Some children don’t seem to like to read and some appear to really struggle to complete their homework. Most of the time parents think it’s just because they are lazy or want to play instead. But what if it’s not?
If your child dislikes reading and homework, it could be related to a vision problem.
Most people think “good vision” only means being able to see the smallest line on a chart or recognising an object from a good distance or even having good eye health. But the truth is, seeing clearly is just one of about 17 different vision skills needed to have an efficient and accurate visual system.
This means that vision is more, so much more, than just seeing the small lines on the chart or in a book!
Visual skills are developed over time, beginning from infancy and continues to develop as we grow. Some children, however, don’t develop these visual skills as well as others. Some children and adults lose them, for example, after a head injury, whiplash or concussion.
Behavioural optometrist Dr Soojin Nam comments, “When getting your child to do their homework is a struggle, when your child avoids or appears to dislike reading, they may just have an underlying vision problem.”
Vision problems can go undetected because the signs are not immediately obvious.
Signs and symptoms include:
Imagine yourself getting a headache after a few minutes of reading or having to take much longer to do 20 minutes of homework. Imagine not being able to remember what you’ve just read. Wouldn’t you hate reading too?
Lily was an 8-year-old who struggled with reading. As she read, she ended up seeing double. To compensate, her brain would have to work extra hard trying to visually analyse the words while comprehending the sentence. Her brain was overloaded and Lily was stressed. Understandably, Lily hated reading and refused to do her homework.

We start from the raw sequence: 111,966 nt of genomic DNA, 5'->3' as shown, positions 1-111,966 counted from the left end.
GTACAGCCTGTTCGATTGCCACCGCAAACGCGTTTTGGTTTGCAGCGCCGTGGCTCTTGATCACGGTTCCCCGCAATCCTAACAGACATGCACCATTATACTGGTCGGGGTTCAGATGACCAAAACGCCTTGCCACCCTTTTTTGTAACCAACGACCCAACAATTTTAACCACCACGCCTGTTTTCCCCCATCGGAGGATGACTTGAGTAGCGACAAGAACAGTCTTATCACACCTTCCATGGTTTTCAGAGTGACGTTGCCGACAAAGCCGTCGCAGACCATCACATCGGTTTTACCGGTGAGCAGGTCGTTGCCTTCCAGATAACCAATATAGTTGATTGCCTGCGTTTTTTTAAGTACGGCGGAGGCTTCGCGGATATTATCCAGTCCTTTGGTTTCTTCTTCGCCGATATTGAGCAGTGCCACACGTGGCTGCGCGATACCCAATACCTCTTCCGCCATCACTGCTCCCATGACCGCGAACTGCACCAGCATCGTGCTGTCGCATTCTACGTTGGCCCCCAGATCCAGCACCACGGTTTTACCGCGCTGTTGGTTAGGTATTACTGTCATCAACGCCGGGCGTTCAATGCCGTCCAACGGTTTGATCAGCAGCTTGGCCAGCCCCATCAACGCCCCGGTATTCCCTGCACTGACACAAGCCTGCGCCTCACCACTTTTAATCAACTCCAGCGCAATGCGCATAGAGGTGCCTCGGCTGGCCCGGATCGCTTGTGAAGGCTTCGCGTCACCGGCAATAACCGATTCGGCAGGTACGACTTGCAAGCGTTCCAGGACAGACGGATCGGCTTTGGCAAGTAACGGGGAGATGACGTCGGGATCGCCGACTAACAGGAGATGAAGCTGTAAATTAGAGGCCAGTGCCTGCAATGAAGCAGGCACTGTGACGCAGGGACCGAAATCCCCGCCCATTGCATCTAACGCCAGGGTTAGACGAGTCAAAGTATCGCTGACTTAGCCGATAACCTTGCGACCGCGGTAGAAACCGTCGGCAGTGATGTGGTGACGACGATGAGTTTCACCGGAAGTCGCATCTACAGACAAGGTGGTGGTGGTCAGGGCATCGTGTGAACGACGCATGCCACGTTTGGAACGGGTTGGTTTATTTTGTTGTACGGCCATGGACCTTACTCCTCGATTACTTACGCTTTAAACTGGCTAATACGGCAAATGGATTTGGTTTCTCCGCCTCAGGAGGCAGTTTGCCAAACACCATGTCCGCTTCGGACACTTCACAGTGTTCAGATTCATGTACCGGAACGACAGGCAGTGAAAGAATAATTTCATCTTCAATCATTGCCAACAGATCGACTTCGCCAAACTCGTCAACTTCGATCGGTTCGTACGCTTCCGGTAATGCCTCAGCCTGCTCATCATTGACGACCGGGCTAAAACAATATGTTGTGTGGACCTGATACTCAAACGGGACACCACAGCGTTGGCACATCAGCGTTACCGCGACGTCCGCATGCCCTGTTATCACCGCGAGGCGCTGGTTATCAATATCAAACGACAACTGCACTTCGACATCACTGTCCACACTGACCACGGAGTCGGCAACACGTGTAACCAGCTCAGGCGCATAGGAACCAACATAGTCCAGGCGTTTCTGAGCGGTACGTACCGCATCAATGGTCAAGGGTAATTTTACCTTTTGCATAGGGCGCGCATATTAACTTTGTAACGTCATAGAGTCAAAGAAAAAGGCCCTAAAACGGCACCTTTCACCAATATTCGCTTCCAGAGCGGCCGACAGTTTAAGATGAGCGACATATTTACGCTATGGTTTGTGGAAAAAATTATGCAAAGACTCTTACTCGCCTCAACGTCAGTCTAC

Convergence insufficiency is one of the most common visual disorders found in children struggling with reading. This affects binocularity, or the ability of the eyes to focus on an object to create a single three-dimensional image. To focus on a near object, your eyes converge and, hence, your eye muscles have to pull your eyes together. Its opposite is divergence, or when you let your eyes relax, or diverge, to focus in the distance.
Lily had convergence insufficiency, which means as she read, her eyes converged enough to focus on the words, but couldn’t sustain that convergence for long periods of time. Reading for Lily had been a very complex task done very inefficiently by a very distracted brain.
Optometric vision therapy is the solution for Lily. Vision therapy helped Lily’s brain improve its ability to coordinate the eyes as a team. The vision therapist trained Lily how to point her eyes at one place to make one image and then trained them to keep that single vision from one word to the next, again and again and again!
After vision therapy, Lily was a happier child, an eager learner and an honour student. Once her eyes were not uncomfortable when looking at close tasks for a long time, Lily discovered how much she actually enjoyed redaing.
Lily’s mum’s only complaint was: “I couldn’t get her to stop reading!”
Dr Soojin Nam (Optometrist) reminds parents, “Children are curious little things who love to learn, explore and generally get delight in new discoveries. When they avoid reading or learning, it may be due to a difficulty that relates back to a vision problem. Seeing clearly is only one aspect of vision. You also want to make sure that your eyes are comfortable when they are working and concentrating. This includes skills in focusing, eye teaming and tracking across a page. A comprehensive eye test with a paediatric optometrist can help uncover visual problems that can be corrected either with spectacles and/or vision therapy.”